Australia’s Sue Slater and her husband Ken never planned to spend seven years driving a classic MG sports car around the world.

But when a friend of the couple told them about “this guy, Dave, from Queensland,” who wanted to drive MGs from Beijing to London, Slater said she and Ken looked at each other and immediately said “yes“—and then wondered if they should have said “no.”

“That first trip was monumental in terms of getting your head around the things that would have to happen,” said Slater. For example, first, they had to buy an MG.

“Dave from Queensland” turned out to be Dave Godwin, who had bought an MGA convertible 10 years earlier and wanted to drive it from Beijing to Paris.

“I had set it up with a bloke who had done it before, but he hurt himself at the last minute and couldn’t make the trip,” said Godwin, who posted ads in MG enthusiast magazines and found a group of fellow Aussies to go with him, but to London instead of Paris.

Among them were the Slaters, who ended up buying an MGB GT, a hardtop that replaced the convertible-only MGA in the 1960s.


“Dave would have liked us all to have MGAs and drive with the top down like he does, but we’re just a bit more conservative,” Slater said.

“Conservative” is a strange word to describe anyone who has undertaken five epic journeys in seven years: China to the U.K. in 2010; Cape Town to Cairo in 2012; London to Norway in 2013; Argentina to British Columbia along the Pan-American Highway in 2015; and B.C. to Newfoundland along the Trans-Canada Highway in May and June of 2016.

The convoy swelled to a high of 11 cars for the Cape Town-Cairo journey, while just one other couple joined Godwin and the Slaters for the Norway drive.

“The convoy becomes an entity unto itself,” Slater said. “On our first trip, we were driving through China, the ‘Stans,’ Iran and other places, and people were running from villages and fields to wave to these crazy cars.”

“It’s beyond your wildest expectations, really. If we’d done this in four-wheel-drives, so what? But these cars have so much character.”


British cars are known for their character, which is a nice way of saying they break down frequently.

“The people who prepare their cars the best are the ones who have all the mishaps,” said Godwin, who had to take the engine out of his MGA three times to replace a $7 seal. Slater says their MGB also gave them “heaps of trouble,” but that the payoff is meeting new people along the way.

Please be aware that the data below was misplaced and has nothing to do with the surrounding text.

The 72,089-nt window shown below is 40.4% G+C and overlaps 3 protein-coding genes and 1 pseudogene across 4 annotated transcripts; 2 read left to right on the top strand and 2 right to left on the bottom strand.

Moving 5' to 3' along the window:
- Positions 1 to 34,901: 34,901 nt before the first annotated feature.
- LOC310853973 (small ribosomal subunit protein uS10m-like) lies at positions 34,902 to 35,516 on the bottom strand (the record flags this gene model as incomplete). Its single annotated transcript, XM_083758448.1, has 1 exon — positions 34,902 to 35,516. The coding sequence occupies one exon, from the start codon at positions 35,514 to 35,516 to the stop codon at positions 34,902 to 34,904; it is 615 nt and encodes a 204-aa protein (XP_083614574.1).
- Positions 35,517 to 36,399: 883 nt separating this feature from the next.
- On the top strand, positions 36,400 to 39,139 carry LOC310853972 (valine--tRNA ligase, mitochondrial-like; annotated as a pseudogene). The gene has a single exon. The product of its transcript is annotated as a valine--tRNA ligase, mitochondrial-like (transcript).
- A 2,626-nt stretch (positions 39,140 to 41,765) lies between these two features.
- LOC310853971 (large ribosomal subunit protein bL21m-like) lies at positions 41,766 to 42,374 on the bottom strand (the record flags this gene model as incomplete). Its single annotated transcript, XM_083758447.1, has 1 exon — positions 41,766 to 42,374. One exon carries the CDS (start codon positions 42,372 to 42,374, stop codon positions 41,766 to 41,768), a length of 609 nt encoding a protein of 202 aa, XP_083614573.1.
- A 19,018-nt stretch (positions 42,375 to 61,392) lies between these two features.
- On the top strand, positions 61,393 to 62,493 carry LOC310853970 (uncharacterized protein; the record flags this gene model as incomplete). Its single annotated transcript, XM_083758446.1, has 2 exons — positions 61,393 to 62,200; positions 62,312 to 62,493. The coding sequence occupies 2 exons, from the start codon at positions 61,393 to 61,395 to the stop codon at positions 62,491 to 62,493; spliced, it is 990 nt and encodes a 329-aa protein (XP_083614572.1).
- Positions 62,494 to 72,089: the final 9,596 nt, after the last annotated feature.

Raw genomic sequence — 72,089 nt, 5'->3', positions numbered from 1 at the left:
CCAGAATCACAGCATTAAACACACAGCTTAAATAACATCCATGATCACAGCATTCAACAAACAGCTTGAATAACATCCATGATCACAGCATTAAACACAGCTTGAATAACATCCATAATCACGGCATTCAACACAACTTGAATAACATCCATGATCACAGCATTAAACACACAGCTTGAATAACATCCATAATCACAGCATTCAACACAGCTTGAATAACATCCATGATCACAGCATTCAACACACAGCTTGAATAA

“Because we’ve had a few hiccups, we’ve stayed with people and we’ve got some amazing stories to tell,” said Slater. “So, in fact, if you don’t have any hiccups, it’s probably a bit boring.”

Even without car troubles, these were not boring drives. Slater and Godwin described a 10-hour, 125-km trek through Kenya along a “road from hell,” driving along city streets lined with police and armed soldiers, and passing through Khartoum, Sudan three days before a massive munitions factory bombing.

Godwin said the group almost packed it in on the Africa trip when the Libyan government wouldn’t let them pass through the country, despite having paid for visas.

“We never got a straight answer, but we believe the Libyan government couldn’t guarantee us safe passage,” he said.

On the positive side, the support that these travelers have received from MG owners around the world, who have offered garages and beds “all because they’re part of the MG family,” has been amazing, Slater said. “It was an uplifting, fabulous thing.”


The Slaters and a convoy of MGs on a Grand Prix race track in Montreal

When I caught up with Slater and Godwin in Ottawa in late June, they were nearly two weeks from reaching their final destination of Cape Spear, Newfoundland, the easternmost point of North America.

Slater said it was fitting that the group arrived in Ottawa on July 1, so they could pay their respects to Newfoundland soldiers who lost their lives at the Battle of the Somme in the First World War, and celebrate Canada Day and the impending end of their journey with local MG owners.

“We’ve now been around the world, both east to west and north to south; we’ve been to the highest point, the lowest point and all the way ‘round,” said Godwin. “To us, that’s a monumental trip.”